CCL is the market leader in terms of assets, revenues, financial performance in the cruise industry. Since its incorporation CCL has been the industry's continuous innovator (and disruptive force), building upon a new vision of cruising for the masses. In the process of unseating its older cruise industry rivals, and becoming the leader in cruise passengers carried, CCL built a financial powerhouse that it utilizes to command the industry’s dominant position--and by which it can extend its lead.
CCL management has very consciously followed a Vegas-style script in building their flagship Carnival Cruise division. Cruise ships--like luxury hotel-casinos--are destinations in themselves. Having the financial wherewithal to continue building, developing, and improving the 'destination' is not only a fact of life, but a core competitive advantage. In addition, CCL has leveraged its scale to grow and acquire its way to complete 'vertical integration' in the cruise industry. (Another innovation.) Each of its cruise divisions represents a differentiated brand focused on a segment of the cruise market but all benefit from the scale and resources of the parent.
CCL carried 43,810 passengers in 1999. By December 2004 CCL will offer daily cruise berths to carry 73,000 passengers, a 73% increase in capacity. Perhaps most significantly, CCL will achieve this capacity increase almost entirely through internally generated funds. (Unlike its foremost competitor RCL.)
III. Growth: past 5 yr avgs:
1. Revenues: CCL 14.13% RCL 16.8%
2. EPS: CCL 19.96% RCL 12.89%
3. Cap spending: CCL 7.66% RCL 46.23%
At the end of May, CCL announced that "as a result of projected higher fuel costs, and lower prices per berth ('passenger yields') earnings were expected to be flat for the remainder of FY 2000." As a result there was a sharp sell-off, and analysts revised their estimates lower for FY 2000 (1.71) and FY 2001 (1.92). Earnings growth is now expected to be 15% on average over the next 5 years. A 15% compounded earnings growth rate would imply FY ’04 EPS of $2.99 (Previously announced ship-construction and acquisitions will grow berth capacity at 18% compounded, so a 15% EPS growth estimate seems conservative.) Current dividend yield is 1.93%.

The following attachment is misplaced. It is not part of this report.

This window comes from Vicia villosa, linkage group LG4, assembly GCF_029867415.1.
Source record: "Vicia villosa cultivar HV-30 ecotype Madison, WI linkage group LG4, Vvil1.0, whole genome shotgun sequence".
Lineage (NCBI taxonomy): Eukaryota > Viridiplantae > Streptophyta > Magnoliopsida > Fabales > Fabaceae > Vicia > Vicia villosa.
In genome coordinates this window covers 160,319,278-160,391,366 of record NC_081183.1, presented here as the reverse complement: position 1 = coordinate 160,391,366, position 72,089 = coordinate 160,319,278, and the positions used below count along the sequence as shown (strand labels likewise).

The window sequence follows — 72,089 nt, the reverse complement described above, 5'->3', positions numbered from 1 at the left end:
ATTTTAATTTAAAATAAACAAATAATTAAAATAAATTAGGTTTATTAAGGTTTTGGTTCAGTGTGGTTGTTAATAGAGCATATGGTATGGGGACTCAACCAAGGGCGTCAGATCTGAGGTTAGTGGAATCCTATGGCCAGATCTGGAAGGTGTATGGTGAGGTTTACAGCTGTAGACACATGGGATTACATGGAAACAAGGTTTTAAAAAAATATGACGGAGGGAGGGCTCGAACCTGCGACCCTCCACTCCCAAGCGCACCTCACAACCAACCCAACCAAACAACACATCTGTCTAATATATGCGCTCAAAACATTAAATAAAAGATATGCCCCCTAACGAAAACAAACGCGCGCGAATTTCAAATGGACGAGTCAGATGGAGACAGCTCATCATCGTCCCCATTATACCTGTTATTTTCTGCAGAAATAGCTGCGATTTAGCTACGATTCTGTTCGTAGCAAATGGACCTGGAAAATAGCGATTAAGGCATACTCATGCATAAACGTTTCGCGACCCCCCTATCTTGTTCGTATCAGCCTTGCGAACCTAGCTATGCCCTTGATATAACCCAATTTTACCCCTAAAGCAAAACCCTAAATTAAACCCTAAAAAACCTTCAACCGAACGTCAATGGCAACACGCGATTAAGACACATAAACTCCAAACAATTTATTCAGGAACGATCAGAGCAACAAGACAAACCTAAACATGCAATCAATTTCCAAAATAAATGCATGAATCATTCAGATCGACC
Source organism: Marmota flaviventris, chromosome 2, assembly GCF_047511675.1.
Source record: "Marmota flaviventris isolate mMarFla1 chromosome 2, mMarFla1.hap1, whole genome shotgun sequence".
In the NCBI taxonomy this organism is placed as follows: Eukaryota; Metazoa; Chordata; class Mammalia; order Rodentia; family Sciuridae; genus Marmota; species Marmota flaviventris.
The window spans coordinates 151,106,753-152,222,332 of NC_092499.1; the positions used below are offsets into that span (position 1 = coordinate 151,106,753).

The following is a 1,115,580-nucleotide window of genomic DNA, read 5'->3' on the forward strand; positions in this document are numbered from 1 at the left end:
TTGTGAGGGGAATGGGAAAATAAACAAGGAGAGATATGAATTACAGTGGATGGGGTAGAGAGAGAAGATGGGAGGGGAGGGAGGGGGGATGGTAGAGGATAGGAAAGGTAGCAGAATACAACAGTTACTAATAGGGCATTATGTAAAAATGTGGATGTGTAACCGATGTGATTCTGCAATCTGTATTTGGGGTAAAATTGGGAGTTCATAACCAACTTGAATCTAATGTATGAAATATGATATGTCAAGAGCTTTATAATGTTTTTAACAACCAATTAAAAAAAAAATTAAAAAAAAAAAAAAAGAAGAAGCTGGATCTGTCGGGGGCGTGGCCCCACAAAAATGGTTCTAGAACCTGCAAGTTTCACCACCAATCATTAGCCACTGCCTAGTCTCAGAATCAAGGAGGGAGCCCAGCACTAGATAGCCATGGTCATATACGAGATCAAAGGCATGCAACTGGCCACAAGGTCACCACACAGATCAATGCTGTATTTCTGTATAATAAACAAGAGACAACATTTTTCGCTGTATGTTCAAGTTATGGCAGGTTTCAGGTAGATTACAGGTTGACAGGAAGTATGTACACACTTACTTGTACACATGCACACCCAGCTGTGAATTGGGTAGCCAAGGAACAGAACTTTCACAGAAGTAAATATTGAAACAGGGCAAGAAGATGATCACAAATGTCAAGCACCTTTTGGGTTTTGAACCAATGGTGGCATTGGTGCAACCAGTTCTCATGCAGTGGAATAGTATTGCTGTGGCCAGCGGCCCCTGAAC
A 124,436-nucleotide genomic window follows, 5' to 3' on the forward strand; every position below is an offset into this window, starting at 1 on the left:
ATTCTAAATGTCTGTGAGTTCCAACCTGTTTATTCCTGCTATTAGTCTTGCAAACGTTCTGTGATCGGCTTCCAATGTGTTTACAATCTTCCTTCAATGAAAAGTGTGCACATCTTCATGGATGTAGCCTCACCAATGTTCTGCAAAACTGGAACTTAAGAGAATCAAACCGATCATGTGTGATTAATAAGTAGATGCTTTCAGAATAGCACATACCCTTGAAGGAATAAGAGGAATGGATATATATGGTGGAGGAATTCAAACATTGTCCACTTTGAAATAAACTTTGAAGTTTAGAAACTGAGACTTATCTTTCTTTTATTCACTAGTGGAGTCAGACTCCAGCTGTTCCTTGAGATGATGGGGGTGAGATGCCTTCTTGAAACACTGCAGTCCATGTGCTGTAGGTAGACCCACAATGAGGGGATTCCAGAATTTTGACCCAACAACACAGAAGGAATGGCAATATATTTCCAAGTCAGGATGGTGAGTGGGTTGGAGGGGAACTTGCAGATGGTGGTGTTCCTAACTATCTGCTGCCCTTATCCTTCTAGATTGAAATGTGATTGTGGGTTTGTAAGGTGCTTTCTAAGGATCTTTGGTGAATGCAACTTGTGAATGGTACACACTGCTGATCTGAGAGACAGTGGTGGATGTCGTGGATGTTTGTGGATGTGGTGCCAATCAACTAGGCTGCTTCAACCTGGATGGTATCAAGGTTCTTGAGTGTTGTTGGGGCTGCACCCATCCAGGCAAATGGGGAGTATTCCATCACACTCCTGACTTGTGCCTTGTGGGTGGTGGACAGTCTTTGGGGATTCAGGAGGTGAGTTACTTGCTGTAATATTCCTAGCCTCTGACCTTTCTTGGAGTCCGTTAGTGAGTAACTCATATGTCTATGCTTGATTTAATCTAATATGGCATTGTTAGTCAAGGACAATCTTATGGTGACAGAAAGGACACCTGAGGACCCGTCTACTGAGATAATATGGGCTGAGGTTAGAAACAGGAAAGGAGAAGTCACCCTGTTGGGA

CCL's historical P/E range is 37-12. (It's current trailing multiple is 13.) Based on the now-reduced earnings estimates, and the current share price, the FY 11/00 multiple is 13.3/FY01: 11.85.
Given its dominant position in the cruise industry, and an advantage that is growing, investors could expect a return to a more ‘normalized’ multiple of 15-18 at the very least between now and the end of 2004. (Still well below its historical average.) This would suggest a future share price between $45-54, 98-137% above its current level--a compounded share increase of 25-35%. Management must also feel its shares are undervalued. A $1B share repurchase program was authorized on 2/28/00 of which $311.6M had been utilized as of 4/12/00. Share buybacks of this magnitude will also help boost EPS.
Given its increasing strengths, and $1B+ in annual operational cash-flows, CCL shares offer excellent value to the longer term investor. Recent selling as a consequence of current results (in part negatively impacted by FY 99’s unusual Millenium Cruise pricing) and the cloudy retail climate overlooks the numerous longer-term positives. In the last 3 years, CCL’s opportunistic acquisitions (including the purchase&-105;with cash&-105;of Cunard Lines, parent of the QE2) has positioned it for significant future growth.
Note: In recent days the turmoil in the Middle East has knocked several dollars off the share price, offering an even better entry point.